"What Happened to You? Conversations on Trauma, Resilience, and Healing"
By: Bruce D. Perry, MD, Ph.D and Oprah Winfrey
Wow! This book is an EXCELLENT primer on trauma! Written in interview form between Oprah and Dr. Perry, this book is super readable and easily digestible despite being packed with research and neurobiology. Although many of the Worth It therapists read the book, it would make an excellent listen for those who prefer audiobooks. Let's dive in:
"Breath" By: James Nestor
"Breath" was an excellent and fascinating read! Dustin and Rebecca particularly enjoyed learning more about the incredible impact that something as seemingly simple as breathing has on so many of our necessary physical functions - and how many things can go awry when breathing is ineffective.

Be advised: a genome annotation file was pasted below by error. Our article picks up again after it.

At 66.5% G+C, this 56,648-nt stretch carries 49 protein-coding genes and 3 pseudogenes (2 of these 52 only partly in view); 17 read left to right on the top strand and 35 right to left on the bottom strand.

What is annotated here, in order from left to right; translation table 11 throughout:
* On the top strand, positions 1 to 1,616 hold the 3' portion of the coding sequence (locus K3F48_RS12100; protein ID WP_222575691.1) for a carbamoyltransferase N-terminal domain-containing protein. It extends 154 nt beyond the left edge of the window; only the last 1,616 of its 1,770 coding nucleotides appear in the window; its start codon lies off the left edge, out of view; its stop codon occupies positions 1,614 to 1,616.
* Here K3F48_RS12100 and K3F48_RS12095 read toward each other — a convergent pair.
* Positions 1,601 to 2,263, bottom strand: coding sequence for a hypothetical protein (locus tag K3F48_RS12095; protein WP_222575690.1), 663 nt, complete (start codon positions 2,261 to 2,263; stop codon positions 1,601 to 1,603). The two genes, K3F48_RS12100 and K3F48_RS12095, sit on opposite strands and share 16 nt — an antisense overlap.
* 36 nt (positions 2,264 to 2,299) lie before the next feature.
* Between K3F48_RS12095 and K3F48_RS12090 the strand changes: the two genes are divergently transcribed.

Anniversaries matter. And that, my friends, is why a bag of almond M&M's has me crying in the Target parking lot. Let me explain: About one year ago, I made my last indoor visit to Target (aka my happy place). I wish I could say I didn't know it would be my last visit, but the frightened eyes, the empty shelves, and the smell of bleach made it very clear that something was very different. I knew I wouldn't be back for some time. That fateful visit happened to coincide what what I consider to be one of the happiest times of the year: The arrival of Easter candy. Specifically, those beautiful pastel colored almond M&M's. Glorious! I'm obesssed. So, recognizing the cultural shift and being the indulgent human being that I am, I bought several bags. Several. Throughout that that first month or two, pastel almond M&M's were my life line. I joked that my quarantine was being sponsored by the Mars Corporation. And then summer came, and those beautiful pastel bags were gone. I briefly switched to regular colored peanut M&M's but it wasn't the same. Like many I hopped on the baking trends. I went through healthy and unhealthy periods, I indulged in many different ways and I forgot about my pastel friends. Until today. I wandered back inside Target because I needed something specific, and I needed it now. And then I saw them - those beautiful pink bags with the the pastel eggs - calling to me from the end cap. I bought bags for every one. I bought a secret bag for my home office. I got to my car and I remembered those early quarantine bags. And I cried. You see, in the stress and the strain of the past year there have just been so many losses. Big losses - lives, jobs, securities, touch - and the small, everyday losses that continue to compound. It all hit me in that moment and I had no choice but to allow it all to flow through. I turned toward the sadness and allowed myself to feel the reality that the return of the Easter candy signifies: One year marked by loss, grief, and fear. Eventually my tears subsided, I felt calmer. And do you know what I did next? I took myself to a favorite park, sat in the sunshine, and ate that whole damn bag of M&M's. Because anniversaries matter.